Of late, mounting international concern over Iran's nuclear efforts has once again made Russia the center of attention. More than a decade after its inception, the strategic dialogue between Moscow and Tehran has blossomed into a major partnership.
Militarily, Russia has become Iran's main international ally, principally responsible for its rapid rearmament and regional re-emergence. Ideologically, the two countries have drawn closer on an array of geopolitical issues -- ranging from opposition to U.S. influence in the Middle East to security in Central Asia -- under the guidance of the political leadership in both Moscow and Tehran.
This status quo, however, may not hold for much longer. Growing evidence suggests that Iran is emerging as a serious threat to Russian security. Take nuclear cooperation. Since the mid-1990s, Russia has launched a major effort to assist Iran's nuclear aspirations, most prominently through the construction of a massive $ 800 million light-water reactor at Bushehr. Although both countries publicly deny that this cooperation is intended for anything other than civilian energy development, international worries abound that Moscow's assistance has been a boon to Iran's military capabilities. And amid mounting pressure for Iran to submit to more intensive International Atomic Energy Agency inspections, work on Bushehr -- which Western officials worry could provide Iran with substantial weapons-grade nuclear material -- is now nearing completion.
Though domestically touted as a major success, this partnership could have ominous consequences for Russia. According to a recent report by the respected Moscow-based PIR Center, Tehran's aggressive pursuit of an offensive atomic capability, coupled with its advances in ballistic missile development, could allow it to field a nuclear-capable rocket by 2006 -- far sooner than previously expected. With that kind of a capability -- the policy center predicts -- Iran would be able to threaten some 20 million people in the south of Russia, Kazakhstan and Ukraine. Even without nuclear weapons, Iran is likely to pose a long-term strategic challenge. Fears of Iranian meddling in the Caucasus were among the Kremlin's principal rationales for cooperation at the start of the strategic partnership.
Moscow, worried about the destabilizing potential of an Iranian presence in places like Chechnya and Dagestan, moved quickly to secure Tehran's good behavior in exchange for arms and nuclear assistance. That gamble has paid off: Iran has consistently steered clear of the Chechen conflict, despite repeated calls from regime hardliners to assist co-religionists in Central Asia.
Still, Tehran may not stay on the sidelines indefinitely. At some point, Iran's mullahs might not be able to resist playing the Chechnya card, particularly if they feel threatened by Russia's strides toward Europe or the United States. A shift toward support for Central Asian terrorism could also become a distinct possibility if Iran perceives the Kremlin to be scaling back its nuclear assistance as a result of pressure from the international community. With this kind of leverage, and plagued by ongoing unrest in Chechnya, Moscow might one day find itself no longer in the driver's seat of the relationship between the two countries.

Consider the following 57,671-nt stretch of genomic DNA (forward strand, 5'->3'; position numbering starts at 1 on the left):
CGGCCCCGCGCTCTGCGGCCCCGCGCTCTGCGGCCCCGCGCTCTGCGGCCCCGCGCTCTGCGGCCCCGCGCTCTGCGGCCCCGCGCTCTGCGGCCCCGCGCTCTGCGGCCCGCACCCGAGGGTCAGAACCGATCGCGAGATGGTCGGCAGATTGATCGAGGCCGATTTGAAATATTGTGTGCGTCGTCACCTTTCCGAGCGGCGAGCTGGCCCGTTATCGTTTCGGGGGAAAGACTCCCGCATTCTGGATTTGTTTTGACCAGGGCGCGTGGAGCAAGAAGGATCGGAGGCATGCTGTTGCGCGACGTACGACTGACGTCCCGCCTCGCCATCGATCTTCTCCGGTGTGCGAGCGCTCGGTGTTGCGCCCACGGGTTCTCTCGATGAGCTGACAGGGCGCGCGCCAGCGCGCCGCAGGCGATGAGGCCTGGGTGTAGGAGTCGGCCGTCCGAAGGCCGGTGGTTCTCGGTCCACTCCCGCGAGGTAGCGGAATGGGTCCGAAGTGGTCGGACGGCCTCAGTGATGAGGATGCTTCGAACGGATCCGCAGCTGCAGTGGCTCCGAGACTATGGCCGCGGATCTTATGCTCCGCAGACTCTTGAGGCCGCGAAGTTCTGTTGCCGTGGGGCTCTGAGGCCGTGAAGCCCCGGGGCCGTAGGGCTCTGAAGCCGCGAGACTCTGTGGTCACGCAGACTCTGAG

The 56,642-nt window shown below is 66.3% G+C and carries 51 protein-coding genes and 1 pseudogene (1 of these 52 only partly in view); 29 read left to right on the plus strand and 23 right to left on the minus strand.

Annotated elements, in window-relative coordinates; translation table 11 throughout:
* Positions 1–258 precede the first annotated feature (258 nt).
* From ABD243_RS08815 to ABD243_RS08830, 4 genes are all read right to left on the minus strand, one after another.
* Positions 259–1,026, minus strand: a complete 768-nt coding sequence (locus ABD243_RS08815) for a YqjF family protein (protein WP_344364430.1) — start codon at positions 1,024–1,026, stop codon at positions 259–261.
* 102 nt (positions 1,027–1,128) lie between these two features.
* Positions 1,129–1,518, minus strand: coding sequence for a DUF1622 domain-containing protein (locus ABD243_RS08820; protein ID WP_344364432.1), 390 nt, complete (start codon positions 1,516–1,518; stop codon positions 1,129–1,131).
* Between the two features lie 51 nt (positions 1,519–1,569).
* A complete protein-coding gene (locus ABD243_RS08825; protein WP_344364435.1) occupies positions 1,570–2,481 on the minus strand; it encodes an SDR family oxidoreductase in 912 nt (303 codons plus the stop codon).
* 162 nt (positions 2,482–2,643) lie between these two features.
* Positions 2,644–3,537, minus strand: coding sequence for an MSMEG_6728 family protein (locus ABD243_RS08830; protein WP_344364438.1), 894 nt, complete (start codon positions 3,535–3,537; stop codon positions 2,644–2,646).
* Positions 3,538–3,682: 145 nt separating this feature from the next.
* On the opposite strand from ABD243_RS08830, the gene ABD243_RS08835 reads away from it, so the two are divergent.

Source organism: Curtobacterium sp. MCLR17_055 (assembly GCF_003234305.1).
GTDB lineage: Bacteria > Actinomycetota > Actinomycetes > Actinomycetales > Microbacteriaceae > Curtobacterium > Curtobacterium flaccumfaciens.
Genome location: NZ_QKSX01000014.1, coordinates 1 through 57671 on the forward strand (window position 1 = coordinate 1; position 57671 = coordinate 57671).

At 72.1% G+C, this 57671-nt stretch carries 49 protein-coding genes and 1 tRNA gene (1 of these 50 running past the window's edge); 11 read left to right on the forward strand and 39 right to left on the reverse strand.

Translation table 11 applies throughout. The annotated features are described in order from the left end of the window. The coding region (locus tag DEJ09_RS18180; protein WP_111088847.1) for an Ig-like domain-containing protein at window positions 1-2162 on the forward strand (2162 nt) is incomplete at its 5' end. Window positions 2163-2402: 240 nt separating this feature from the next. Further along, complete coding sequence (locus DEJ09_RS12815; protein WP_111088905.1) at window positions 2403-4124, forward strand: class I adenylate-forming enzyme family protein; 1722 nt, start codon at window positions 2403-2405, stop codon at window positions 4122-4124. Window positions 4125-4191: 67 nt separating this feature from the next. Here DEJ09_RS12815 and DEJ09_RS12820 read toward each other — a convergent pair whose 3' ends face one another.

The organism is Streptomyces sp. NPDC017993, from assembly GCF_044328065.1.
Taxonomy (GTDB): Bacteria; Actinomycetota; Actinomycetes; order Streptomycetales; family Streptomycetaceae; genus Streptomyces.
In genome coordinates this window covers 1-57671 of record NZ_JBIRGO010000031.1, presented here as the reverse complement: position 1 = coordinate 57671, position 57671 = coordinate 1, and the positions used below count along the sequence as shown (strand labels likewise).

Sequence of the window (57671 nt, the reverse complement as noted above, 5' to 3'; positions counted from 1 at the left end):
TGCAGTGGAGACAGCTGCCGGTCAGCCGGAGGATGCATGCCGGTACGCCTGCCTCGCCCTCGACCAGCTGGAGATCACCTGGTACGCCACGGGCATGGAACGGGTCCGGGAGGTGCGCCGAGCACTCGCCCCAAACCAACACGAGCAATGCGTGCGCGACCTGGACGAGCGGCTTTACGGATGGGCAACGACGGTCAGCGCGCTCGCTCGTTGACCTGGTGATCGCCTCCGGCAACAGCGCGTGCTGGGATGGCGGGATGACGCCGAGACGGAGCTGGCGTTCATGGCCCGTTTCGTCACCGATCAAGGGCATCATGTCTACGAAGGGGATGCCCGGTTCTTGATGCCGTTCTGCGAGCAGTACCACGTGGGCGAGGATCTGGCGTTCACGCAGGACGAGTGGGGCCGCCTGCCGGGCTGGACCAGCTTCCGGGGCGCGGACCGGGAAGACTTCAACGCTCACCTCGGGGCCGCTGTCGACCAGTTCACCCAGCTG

A growing rift over the demarcation of the resource-rich Caspian Sea, meanwhile, hints at the potential for a major confrontation. Russia's efforts to establish a regional consensus on the Caspian Sea's delineation have increasingly pitted Iran against a trilateral Russia-Kazakhstan-Azerbaijan bloc, prompting Tehran to expand its regional military presence and assume a belligerent posture toward ongoing energy projects. In response, Moscow held massive military exercises in the Caspian Sea last summer, and Astana has since aggressively pursued the establishment of its own navy. If Russia and Iran are overtly seeking a diplomatic solution, covertly both are preparing for the possibility that negotiations may fail.
Small wonder, then, that the Russian consensus regarding cooperation has begun to crumble. In response to Iran's expanding WMD capabilities and its mounting international ambitions, a domestic chorus of concern is beginning to emerge. Prominent policymakers like former secretary of the Security Council Andrei Kokoshin and Alexei Arbatov, deputy chairman of the State Duma defense committee, now worry publicly about the Iranian threat.
Nevertheless, a Russian-Iranian divorce may still be far off. Shrugging off domestic and international worries, President Vladimir Putin has recently made clear that he has no plans to abandon cooperation with the Islamic Republic.
What is increasingly undeniable, however, is that the Moscow-Tehran partnership has become a perilous enterprise. Blinded by the benefits of alliance, the Kremlin has ignored the growing threat posed by Iran. The competing interests of the two countries, coupled with Iran's nuclear advances, meanwhile suggest that strategic ties could fall by the wayside in the not-too-distant future.
If that happens, Moscow is likely to find its substantial military and political investment in Tehran to be a distinct liability, rather than an asset.